Planning Reforms 2015
Last week the Government revealed its housing and planning proposals which aim to increase the number of houses being built and combat the ever increasing demand for new housing, and in particular, providing housing that people can afford to buy.
The key reforms in the Government's publication "Fixing the Foundations: Creating a More Prosperous Nation" are:
The Government will be taking further action before the summer recess to ensure that Local Authorities produce Local Plans, through the implementation of a set deadline and league tables. Where a Local Authority fails to meet the deadline, the Secretary of State for Communities and Local Government will intervene and prepare the Local Plan in the Local Authority's place, in consultation with local people.
Further, the Government proposes to speed up the process of creating and amending a Local Plan so that Local Plans can respond to the needs of the local people.
These proposals will be a relief to developers, land-owners and other interested parties who have been exacerbated by a Local Authority's failure to implement a Local Plan or update their Local Plan when needed. However, the exact deadline is yet to be announced and therefore whether these proposals will in fact force local authorities to create and adopt a Local Plan is yet to be seen.
One of the most controversial reforms is the proposal to create a "zonal" system. Draft legislation is proposed which will grant automatic planning permission, subject to the Local Authority's approval of certain matters, on brownfield sites identified on a statutory register as suitable for housing. Whilst developers will see this as an important step in the right direction, there is a risk that local people could lose their ability to "get involved" and comment on the development of brownfield sites, as the consultation will take place when the site is put on the register and few local people will be aware of their right to make comments at this stage. This could therefore lead to less discussion and consideration of material issues, which would otherwise come to light during the planning application process.
The Government is also considering whether to reform the compulsory purchase regime, in order to increase the powers of a Local Authority, and proposals will be unveiled this Autumn.
Speeding up Planning Decisions
The Government has set out a number of mechanisms which aim to speed up the planning process and these include:
- Implementing legislation which will put Local Authorities at risk of designation of they fail to make 50% or less decisions, and specifically minor applications, on time;
- Create a fast-track certificate process for minor applications to establish the principle of development; and
- Create a dispute resolution process for 106 agreements.
None of these proposals tackle the issues of why Local Authorities are failing to make decisions on time and therefore whether these proposals will have an impact is questionable.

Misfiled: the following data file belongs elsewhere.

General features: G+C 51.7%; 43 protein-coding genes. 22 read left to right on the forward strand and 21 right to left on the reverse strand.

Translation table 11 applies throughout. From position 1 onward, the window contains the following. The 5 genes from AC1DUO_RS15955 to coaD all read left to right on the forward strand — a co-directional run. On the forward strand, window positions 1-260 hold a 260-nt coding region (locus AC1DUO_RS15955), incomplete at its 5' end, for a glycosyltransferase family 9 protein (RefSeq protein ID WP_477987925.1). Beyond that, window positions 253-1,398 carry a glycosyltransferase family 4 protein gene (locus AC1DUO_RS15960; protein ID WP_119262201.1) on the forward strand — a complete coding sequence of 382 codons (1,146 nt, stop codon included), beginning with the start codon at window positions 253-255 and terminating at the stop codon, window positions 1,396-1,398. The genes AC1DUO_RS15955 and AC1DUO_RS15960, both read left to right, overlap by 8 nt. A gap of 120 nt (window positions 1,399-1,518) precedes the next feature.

The Government has set a target of building 200,000 starter homes by 2020, with a 20% discount for first time buyers under a certain age.
In order to meet this target the Government propose to:
- Require Local Authorities to plan for the delivery of starter homes;
- Allow communities to allocate land for starter homes (including through neighbourhood plans);
- Create proposals for sites of a specified size to include a proportion of starter homes;
- Implement regulations so that starter homes will be exempt from the Community Infrastructure Levy ("CIL").
These proposals could potentially affect the viability of certain developments, where developers also have to provide a proportion of affordable housing, and it will be interesting to see what proposals the Government brings forward and how starter homes and affordable housing sit alongside each other. There is a danger that less affordable housing may be built as a result of the proposals.
Further, the proposals could lead to issues with the provision of infrastructure for development sites as the Local Authority may not raise enough money through CIL for the infrastructure needed for the development where a starter homes and/or affordable housing exemption applies. This could lead to an increase in s106 agreements to deal with site specific infrastructure.
To conclude, the Government has unveiled numerous proposals which aim to reform the planning system and increase the number of homes being built. However, there is a danger that some of these proposals may potentially affect the viability of certain developments and lead to less transparency in the planning application process.
This article is for general guidance only. It provides useful information in a concise form. Action should not be taken without obtaining specific legal advice.